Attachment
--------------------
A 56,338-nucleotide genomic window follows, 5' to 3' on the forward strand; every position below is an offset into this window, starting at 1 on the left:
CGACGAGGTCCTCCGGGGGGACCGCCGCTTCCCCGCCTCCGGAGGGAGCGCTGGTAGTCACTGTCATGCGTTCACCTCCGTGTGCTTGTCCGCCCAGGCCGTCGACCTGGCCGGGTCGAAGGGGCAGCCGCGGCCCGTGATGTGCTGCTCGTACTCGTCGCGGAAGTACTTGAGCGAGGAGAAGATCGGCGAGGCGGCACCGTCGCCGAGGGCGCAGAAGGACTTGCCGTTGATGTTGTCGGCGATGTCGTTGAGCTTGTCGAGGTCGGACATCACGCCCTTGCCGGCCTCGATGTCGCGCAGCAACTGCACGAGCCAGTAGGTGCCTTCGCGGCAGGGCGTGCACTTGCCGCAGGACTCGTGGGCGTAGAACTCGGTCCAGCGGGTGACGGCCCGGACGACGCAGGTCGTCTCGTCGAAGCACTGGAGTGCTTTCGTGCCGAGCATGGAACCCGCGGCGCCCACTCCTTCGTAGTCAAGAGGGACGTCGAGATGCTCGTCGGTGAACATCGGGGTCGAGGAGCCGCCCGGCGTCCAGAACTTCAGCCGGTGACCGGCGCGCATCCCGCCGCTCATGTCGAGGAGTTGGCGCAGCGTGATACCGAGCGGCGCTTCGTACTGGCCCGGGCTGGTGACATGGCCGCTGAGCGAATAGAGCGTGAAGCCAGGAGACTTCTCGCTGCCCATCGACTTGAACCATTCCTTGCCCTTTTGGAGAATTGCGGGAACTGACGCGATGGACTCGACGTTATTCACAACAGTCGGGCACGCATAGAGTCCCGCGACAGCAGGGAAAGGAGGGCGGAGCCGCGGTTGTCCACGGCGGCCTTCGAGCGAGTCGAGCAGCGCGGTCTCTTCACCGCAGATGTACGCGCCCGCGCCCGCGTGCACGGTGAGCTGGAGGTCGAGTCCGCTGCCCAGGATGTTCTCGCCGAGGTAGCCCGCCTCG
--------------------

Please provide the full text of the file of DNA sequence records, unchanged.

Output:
A 56,338-nucleotide genomic window follows, 5' to 3' on the forward strand; every position below is an offset into this window, starting at 1 on the left:
CGACGAGGTCCTCCGGGGGGACCGCCGCTTCCCCGCCTCCGGAGGGAGCGCTGGTAGTCACTGTCATGCGTTCACCTCCGTGTGCTTGTCCGCCCAGGCCGTCGACCTGGCCGGGTCGAAGGGGCAGCCGCGGCCCGTGATGTGCTGCTCGTACTCGTCGCGGAAGTACTTGAGCGAGGAGAAGATCGGCGAGGCGGCACCGTCGCCGAGGGCGCAGAAGGACTTGCCGTTGATGTTGTCGGCGATGTCGTTGAGCTTGTCGAGGTCGGACATCACGCCCTTGCCGGCCTCGATGTCGCGCAGCAACTGCACGAGCCAGTAGGTGCCTTCGCGGCAGGGCGTGCACTTGCCGCAGGACTCGTGGGCGTAGAACTCGGTCCAGCGGGTGACGGCCCGGACGACGCAGGTCGTCTCGTCGAAGCACTGGAGTGCTTTCGTGCCGAGCATGGAACCCGCGGCGCCCACTCCTTCGTAGTCAAGAGGGACGTCGAGATGCTCGTCGGTGAACATCGGGGTCGAGGAGCCGCCCGGCGTCCAGAACTTCAGCCGGTGACCGGCGCGCATCCCGCCGCTCATGTCGAGGAGTTGGCGCAGCGTGATACCGAGCGGCGCTTCGTACTGGCCCGGGCTGGTGACATGGCCGCTGAGCGAATAGAGCGTGAAGCCAGGAGACTTCTCGCTGCCCATCGACTTGAACCATTCCTTGCCCTTTTGGAGAATTGCGGGAACTGACGCGATGGACTCGACGTTATTCACAACAGTCGGGCACGCATAGAGTCCCGCGACAGCAGGGAAAGGAGGGCGGAGCCGCGGTTGTCCACGGCGGCCTTCGAGCGAGTCGAGCAGCGCGGTCTCTTCACCGCAGATGTACGCGCCCGCGCCCGCGTGCACGGTGAGCTGGAGGTCGAGTCCGCTGCCCAGGATGTTCTCGCCGAGGTAGCCCGCCTCG